[mythtv-users] Upscaling standalone DVD vs. MythTV

Michael T. Dean mtdean at thirdcontact.com
Fri Feb 16 21:18:20 UTC 2007

On 02/16/2007 03:41 PM, Craig Partin wrote:
>>>> Yes, but this is only fairly primitive scaling. To compete with hardware
>>>> scalers in high-end DVD players, TVs or receivers one has to employ
>>>> fancy software scaling algorithms which are much more CPU intensive.
>>> Are any of these algorithms in myth currently?
>> No.  And, TTBOMK, they're not in Windows Media Player or whatever else
>> was used in the previously-mentioned quality test comparing set-top
>> upscaling DVD players to computer output.
> So is it better to have myth do the scaling?  Or send the video
> untouched to the TV and let it do the scaling?  I suppose that depends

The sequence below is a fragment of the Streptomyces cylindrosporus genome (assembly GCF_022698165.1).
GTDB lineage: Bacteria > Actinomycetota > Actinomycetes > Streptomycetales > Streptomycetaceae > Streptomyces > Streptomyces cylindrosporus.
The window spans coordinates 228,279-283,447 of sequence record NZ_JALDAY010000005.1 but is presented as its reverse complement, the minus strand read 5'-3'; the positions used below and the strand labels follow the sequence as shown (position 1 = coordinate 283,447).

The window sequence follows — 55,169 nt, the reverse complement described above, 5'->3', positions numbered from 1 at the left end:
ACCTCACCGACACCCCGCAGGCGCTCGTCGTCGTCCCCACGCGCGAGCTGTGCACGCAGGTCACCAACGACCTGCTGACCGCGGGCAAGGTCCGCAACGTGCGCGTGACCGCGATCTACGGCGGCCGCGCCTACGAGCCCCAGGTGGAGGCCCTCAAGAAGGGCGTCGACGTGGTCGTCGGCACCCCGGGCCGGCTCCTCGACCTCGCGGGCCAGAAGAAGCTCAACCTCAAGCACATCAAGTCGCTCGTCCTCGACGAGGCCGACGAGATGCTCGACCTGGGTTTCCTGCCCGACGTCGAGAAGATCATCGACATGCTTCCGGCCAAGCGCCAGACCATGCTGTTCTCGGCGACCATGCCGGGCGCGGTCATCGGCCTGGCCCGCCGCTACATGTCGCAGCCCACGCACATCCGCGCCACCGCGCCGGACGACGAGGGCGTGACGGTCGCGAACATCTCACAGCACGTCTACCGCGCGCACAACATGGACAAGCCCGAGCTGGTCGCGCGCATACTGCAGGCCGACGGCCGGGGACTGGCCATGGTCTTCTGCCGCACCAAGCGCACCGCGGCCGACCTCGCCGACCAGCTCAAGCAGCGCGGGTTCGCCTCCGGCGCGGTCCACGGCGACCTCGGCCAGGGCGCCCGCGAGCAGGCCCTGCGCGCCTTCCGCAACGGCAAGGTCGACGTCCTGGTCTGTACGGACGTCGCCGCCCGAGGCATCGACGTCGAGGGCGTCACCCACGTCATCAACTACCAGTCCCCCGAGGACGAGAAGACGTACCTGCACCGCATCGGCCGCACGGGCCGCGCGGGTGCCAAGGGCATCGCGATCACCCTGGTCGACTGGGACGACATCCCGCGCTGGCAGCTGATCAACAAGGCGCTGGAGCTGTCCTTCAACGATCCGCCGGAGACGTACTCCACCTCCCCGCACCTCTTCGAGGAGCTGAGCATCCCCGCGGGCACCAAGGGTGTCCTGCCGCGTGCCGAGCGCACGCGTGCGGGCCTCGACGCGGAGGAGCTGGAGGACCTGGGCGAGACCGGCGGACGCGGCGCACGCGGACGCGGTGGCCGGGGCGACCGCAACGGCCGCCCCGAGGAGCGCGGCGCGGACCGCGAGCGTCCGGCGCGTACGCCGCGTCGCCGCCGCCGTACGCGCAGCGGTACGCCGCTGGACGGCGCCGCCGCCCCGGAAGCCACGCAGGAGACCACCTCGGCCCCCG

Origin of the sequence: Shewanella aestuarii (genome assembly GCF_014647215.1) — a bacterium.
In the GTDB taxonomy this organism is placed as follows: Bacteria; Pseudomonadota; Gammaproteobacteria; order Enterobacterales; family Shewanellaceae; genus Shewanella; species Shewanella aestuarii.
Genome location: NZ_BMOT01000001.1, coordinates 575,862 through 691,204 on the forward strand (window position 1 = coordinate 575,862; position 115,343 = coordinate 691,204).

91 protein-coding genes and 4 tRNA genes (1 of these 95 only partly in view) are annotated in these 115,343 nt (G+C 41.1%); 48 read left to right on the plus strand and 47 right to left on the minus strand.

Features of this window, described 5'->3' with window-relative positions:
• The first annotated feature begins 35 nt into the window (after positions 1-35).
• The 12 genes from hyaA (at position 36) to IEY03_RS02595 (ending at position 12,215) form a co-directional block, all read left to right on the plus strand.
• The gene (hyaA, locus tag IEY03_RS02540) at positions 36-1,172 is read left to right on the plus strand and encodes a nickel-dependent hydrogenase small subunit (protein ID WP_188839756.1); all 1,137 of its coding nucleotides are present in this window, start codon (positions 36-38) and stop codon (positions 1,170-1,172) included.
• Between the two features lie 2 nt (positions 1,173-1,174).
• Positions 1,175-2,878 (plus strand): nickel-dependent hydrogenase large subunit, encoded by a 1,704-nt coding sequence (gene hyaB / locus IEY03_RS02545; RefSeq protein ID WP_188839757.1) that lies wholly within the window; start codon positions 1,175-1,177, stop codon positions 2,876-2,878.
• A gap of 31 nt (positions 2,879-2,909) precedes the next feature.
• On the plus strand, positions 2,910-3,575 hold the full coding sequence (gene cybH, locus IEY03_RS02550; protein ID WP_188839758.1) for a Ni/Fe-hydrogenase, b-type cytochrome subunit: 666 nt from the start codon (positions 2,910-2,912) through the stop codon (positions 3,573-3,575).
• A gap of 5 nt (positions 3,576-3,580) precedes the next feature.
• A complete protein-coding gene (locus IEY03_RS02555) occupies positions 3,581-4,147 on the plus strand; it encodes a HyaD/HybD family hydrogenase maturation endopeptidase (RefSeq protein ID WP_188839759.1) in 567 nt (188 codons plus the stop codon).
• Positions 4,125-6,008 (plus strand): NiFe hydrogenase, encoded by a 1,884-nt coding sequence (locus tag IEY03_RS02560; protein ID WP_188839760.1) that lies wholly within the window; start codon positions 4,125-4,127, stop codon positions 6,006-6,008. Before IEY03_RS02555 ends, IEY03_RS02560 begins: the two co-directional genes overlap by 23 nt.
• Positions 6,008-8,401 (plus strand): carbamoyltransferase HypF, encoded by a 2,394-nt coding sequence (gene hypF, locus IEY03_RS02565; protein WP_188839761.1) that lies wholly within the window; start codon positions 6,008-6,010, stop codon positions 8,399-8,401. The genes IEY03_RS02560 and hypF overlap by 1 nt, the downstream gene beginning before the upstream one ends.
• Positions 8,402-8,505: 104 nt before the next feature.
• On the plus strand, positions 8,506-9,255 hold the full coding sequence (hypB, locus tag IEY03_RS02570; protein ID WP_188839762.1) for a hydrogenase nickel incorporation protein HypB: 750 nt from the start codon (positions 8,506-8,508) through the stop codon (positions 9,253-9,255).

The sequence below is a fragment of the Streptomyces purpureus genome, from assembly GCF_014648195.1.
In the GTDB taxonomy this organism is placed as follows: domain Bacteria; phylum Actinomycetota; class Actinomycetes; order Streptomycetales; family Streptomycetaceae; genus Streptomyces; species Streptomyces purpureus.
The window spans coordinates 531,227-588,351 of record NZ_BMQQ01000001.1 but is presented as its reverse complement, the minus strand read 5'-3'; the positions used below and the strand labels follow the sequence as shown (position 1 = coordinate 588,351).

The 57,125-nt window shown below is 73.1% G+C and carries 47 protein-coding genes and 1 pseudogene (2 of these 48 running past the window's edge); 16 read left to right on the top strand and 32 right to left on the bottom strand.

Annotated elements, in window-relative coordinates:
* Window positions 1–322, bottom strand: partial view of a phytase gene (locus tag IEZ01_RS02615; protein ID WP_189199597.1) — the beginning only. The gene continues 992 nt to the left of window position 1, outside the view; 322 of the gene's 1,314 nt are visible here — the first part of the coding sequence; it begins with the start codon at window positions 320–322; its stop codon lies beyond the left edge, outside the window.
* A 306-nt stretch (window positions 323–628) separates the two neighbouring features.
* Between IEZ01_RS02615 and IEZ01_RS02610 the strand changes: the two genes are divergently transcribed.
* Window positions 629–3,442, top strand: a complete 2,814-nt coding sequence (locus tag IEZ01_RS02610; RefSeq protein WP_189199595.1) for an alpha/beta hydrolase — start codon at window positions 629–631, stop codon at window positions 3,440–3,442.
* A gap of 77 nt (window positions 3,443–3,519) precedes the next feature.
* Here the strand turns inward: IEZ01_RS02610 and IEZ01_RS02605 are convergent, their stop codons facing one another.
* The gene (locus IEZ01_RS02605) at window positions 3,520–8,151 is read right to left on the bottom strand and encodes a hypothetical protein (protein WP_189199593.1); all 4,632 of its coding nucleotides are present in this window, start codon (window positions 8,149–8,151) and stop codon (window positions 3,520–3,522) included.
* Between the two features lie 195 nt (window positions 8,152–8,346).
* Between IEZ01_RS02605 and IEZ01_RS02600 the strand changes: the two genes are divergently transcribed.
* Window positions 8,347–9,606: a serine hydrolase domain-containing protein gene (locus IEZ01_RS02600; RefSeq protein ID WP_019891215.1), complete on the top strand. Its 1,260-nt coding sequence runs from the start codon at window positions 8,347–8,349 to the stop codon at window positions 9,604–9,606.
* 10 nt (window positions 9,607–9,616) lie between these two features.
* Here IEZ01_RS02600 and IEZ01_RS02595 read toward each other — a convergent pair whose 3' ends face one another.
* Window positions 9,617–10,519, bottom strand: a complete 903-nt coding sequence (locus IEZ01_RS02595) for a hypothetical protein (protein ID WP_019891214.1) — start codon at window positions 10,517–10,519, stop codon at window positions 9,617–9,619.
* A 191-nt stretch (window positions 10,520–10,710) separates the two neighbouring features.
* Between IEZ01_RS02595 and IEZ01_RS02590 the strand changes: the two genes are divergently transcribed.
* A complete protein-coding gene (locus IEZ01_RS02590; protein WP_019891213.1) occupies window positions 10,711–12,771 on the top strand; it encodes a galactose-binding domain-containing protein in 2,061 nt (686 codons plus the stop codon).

> on the quality of the TV, or is there more to it?

I think Myth/Xv does a better job of scaling than the ATI Xilleon 220 in 
my TV.  Most HDTV's in use today have one of only a couple of video 
processing chips (and, last I checked, the ATI Xilleon was the most 
common--at least in the US).

I also find that the Xilleon has trouble keeping up with the real-time 
requirements of video playback--even though it's a dedicated video 
processing SOC that's only processing the video I'm playing back--giving 
the occasional (i.e. once per hour or so) blockiness and missed frames 
(even at 480p--as on a DVD).  Basically, it looks like it's trying to do 
too much "fancy" stuff (like the TV's stupid DNIe--"Digital Natural 
Image engine"--color "correction").  My Myth box does much better...  Of 
course, if you can't send your Myth output to your TV such that the TV's 
video processor doesn't touch it (which depends on the TV's inputs and 
wiring), the point is moot.

Of course, for such a subjective comparison (quality of output), others 
may have different opinions.


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